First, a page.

Source for Business (SFB) is helping farm managers on the historic Caerhays Estate to save thousands of litres of water and consequently thousands of pounds from their water bills.
SFB has been working with the estate to make the most of its non-mains water sources so that it can substantially reduce its water consumption.
The historic estate is located in a sheltered valley overlooking Porthluney Cove on the south Cornish coast between Truro and St Austell. The property is known for its coastal location, its castle and its 120 acres of woodland gardens, including a nationally renowned collection of camellias. Both the castle and gardens are open to the public for part of the year and Caerhays has developed a reputation as a stunning venue for weddings.
The estate’s Home Farm has a mixture of activities with 80 Saler cattle, around 600 sheep, potatoes and arable crops which all need water. The estate already harvests rainwater in order to minimise its consumption of mains supplies but it is still finding that water levels run low at certain times of the year, meaning that it has to use mains water for its animals.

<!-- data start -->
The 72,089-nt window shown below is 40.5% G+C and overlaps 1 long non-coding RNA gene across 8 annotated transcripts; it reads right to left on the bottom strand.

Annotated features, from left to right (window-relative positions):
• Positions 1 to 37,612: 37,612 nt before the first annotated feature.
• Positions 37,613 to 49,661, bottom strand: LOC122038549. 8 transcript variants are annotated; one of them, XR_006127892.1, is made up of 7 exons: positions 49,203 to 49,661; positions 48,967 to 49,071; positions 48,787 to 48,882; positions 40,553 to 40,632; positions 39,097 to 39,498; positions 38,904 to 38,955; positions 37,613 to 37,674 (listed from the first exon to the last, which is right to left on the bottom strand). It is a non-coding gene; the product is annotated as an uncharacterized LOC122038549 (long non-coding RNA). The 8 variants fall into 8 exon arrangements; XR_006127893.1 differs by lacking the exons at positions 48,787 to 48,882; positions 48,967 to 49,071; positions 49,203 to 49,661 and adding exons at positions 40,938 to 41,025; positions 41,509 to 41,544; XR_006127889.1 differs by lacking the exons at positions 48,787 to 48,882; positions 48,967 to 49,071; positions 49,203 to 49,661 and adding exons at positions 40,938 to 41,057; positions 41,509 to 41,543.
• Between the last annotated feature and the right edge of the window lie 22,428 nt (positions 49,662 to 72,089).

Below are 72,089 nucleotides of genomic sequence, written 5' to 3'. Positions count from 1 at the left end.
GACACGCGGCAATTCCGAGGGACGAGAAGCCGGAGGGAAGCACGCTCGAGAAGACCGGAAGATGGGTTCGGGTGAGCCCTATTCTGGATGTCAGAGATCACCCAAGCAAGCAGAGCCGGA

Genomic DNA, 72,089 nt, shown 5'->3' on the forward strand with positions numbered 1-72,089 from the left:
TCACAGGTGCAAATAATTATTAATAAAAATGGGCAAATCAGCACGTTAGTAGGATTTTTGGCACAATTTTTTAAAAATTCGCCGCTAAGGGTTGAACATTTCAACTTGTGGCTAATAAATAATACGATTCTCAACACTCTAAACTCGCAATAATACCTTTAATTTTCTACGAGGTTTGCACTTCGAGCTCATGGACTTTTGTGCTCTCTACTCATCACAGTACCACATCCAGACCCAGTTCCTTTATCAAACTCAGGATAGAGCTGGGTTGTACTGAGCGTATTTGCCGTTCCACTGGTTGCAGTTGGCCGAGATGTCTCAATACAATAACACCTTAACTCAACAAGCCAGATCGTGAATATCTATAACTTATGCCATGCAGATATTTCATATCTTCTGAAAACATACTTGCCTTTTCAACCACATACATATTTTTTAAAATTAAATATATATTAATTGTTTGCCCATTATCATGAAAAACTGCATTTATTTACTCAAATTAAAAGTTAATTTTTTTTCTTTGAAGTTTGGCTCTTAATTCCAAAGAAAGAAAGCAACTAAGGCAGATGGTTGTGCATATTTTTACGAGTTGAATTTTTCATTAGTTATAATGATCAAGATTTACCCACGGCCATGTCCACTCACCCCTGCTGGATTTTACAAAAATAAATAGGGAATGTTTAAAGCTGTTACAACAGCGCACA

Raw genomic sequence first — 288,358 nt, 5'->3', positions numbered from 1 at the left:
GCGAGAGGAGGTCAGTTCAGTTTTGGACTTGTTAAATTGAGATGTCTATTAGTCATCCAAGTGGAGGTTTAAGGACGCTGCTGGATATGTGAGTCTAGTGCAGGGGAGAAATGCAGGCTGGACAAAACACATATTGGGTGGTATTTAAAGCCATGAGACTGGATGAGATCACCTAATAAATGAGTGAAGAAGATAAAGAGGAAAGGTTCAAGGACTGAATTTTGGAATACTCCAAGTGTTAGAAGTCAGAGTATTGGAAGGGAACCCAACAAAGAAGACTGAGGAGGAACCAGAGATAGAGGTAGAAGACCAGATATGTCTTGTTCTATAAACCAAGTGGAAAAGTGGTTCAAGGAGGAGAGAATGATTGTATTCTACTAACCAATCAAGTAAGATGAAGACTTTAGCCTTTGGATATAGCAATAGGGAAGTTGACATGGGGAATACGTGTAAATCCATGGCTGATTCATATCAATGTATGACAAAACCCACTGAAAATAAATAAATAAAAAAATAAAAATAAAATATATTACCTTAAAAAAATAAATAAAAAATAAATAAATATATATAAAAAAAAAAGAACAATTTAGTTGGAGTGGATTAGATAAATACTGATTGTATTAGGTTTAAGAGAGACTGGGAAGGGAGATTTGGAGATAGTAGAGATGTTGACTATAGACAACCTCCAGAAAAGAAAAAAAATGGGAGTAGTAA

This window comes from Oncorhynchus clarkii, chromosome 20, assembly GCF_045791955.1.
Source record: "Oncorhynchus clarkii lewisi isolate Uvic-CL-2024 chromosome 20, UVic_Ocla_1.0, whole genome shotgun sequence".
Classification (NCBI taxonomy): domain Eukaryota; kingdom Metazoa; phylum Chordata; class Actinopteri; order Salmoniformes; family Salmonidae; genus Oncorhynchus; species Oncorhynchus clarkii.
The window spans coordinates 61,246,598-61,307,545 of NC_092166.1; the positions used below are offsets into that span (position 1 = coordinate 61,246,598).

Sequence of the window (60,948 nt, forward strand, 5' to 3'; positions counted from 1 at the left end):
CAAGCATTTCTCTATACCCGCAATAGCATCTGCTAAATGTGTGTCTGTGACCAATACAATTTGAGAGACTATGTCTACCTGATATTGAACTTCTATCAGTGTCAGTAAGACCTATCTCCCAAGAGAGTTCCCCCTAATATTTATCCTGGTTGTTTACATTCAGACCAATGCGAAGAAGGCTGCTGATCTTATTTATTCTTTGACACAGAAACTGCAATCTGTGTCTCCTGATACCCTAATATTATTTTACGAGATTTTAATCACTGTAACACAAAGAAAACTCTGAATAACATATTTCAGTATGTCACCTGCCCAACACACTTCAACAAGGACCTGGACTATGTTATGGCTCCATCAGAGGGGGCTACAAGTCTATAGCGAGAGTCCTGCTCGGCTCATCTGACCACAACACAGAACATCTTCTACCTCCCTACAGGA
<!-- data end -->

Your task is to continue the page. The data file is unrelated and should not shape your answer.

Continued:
To tackle this, SFB worked with the estate to bring a cliff top well back into use. This meant that thousands of extra litres of water were available, with a pump used to extract the water so that it can be stored in tanks on the farm until it is most needed.
SFB engineers dug a trench across the field to connect the well to a power supply so that the water can be taken out and pumped into the storage tanks ready for use.
SFB’s Key Account Manager for Agriculture, Nigel Ponsford, advised Caerhays on reinstating the well. “It's quite a straightforward process that will work well for the farm. Once it is up-and-running we can look at supplying other parts of the estate with the well water,” he said.
Many farms have disused wells or springs that can be quickly and easily brought back into use to supply additional water in this way, meaning that they could save a substantial amount on their water bills.
Picture: (From L to R) Nigel Ponsford (Source for Business) and Hamish Ross